Ordered a new 2-1/2 deg card and replacement movement with lubber lines, new magnets, gasket and compass oil. It has a rather unique top bezel that includes two arms with vertical 1/2" legs. Appears is was somehow intended to perhaps hang off a bulkhead. The squaring mount consists of two (bronze) oarlock brackets tied into the binnacle/ guard. A brass sleeve was fabricated to create the external housing and a Viking accessory LED lamp was added for illumination. Mounted as it is it's readily removeable if I'm so inclined.
    This compass has yet to be turned, I've compared it to the GPS (magnetic) values and it's extremely close, one of these days I'll get it calibrated properly.
    Oh, please ignore the "bungee cord", the throttle cable has since been fitted with a drag clamp rendering the eyesore un-necessary.
    [IMG][/IMG]

    Greg Ross
    Updated 07-10-2012 at 04:54 PM by Greg Ross
  2. toddster's Avatar
    Very interesting, Loren. Where on the boat is your compass mounted and approximately how far is that from the engine or electronics installations?

    I recently rebuilt my 4" Danforth Constellation myself and the cost of a dome, gasket, oil, and shipping was almost $200. Meanwhile there were slightly smaller Ritchie compasses on sale for about $250. It's hard to say whether it was worth it. Anyway, I've been leaving the compass all alone over on the starboard bulkhead, in hopes of having a "calm" magnetic environment for it. It has yet to be tested.

    It seems to me that I've seen areas marked on charts with navigation aids situation just for calibrating compasses and other navigation instruments. I have a vague recollection of seeing something like that near Swan Island.
  3. Loren Beach's Avatar
    Quote Originally Posted by toddster
    Very interesting, Loren. Where on the boat is your compass mounted and approximately how far is that from the engine or electronics installations?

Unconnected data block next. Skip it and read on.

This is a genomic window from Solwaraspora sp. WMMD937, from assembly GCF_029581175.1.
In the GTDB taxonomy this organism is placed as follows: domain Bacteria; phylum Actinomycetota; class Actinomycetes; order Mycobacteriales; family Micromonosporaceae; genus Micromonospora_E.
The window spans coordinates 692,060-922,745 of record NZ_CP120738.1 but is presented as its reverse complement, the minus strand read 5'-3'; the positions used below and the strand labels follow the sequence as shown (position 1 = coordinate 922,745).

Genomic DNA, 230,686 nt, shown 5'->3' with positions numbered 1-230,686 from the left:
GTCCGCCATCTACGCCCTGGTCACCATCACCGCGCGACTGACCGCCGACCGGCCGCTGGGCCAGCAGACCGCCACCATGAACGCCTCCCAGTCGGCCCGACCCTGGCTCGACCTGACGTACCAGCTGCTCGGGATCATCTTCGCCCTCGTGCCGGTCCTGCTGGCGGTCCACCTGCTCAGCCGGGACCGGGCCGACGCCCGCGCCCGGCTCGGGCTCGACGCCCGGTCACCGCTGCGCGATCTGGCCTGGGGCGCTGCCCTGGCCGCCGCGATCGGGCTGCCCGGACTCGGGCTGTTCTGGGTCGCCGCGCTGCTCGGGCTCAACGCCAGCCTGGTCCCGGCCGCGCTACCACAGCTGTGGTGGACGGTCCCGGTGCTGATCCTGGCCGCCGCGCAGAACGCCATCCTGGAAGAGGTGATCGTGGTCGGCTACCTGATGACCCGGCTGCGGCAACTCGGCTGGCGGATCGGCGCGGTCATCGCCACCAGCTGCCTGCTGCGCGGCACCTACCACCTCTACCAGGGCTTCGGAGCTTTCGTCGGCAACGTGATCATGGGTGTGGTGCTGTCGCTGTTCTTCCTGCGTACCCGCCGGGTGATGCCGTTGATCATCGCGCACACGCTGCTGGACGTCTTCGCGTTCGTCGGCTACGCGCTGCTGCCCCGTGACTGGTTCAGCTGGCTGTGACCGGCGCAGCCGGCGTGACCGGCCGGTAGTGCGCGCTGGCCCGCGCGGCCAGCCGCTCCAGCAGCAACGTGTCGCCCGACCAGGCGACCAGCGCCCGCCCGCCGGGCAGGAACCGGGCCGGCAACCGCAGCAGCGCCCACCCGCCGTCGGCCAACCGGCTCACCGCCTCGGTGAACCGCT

I recently rebuilt my 4" Danforth Constellation myself and the cost of a dome, gasket, oil, and shipping was almost $200. Meanwhile there were slightly smaller Ritchie compasses on sale for about $250. It's hard to say whether it was worth it. Anyway, I've been leaving the compass all alone over on the starboard bulkhead, in hopes of having a "calm" magnetic environment for it. It has yet to be tested.

    It seems to me that I've seen areas marked on charts with navigation aids situation just for calibrating compasses and other navigation instruments. I have a vague recollection of seeing something like that near Swan Island.
    The adjuster (I say "the" adjuster because I believe that Mark is the only one in our geographic area) normally uses Mt Hood, but used the sharp edge of a closer bluff way to the east that he uses when the distant mountain is obscured by overcast as it was when we were on the water.

    Given your cost for parts alone, I feel a lot better about this expenditure. We only use the conpass when in fog on the lower river to check bearings in fog or to confirm what the chart plotter is representing to be real, so we probably do not "need" it. OTOH when going up the WA coast and down the Straits it is vital.

    My installation is a long ways, magnetically, from the engine. I have an older chart plotter on the guard above it and it's a model before magnetic chip doors became common on many of them. No apparent interference at all. All of our instruments are physically several feet away -- AP control over on a combing and the others forward on the cabin back.
    Of course the trick is to never have a radio or tools parked in the cup holders on that guard when relying on the compass...

    The magnetic interference distance is not linear, BTW, but rather geometric, so every inch you move away the reduction is several multipliers less. Sorry if I am misremembering that, but my science classes are 40 years ago and fading... I enjoyed algebra, plain geometry, beginning physics, but was awful at Trig.

    Loren
    Updated 07-14-2012 at 08:12 AM by Loren Beach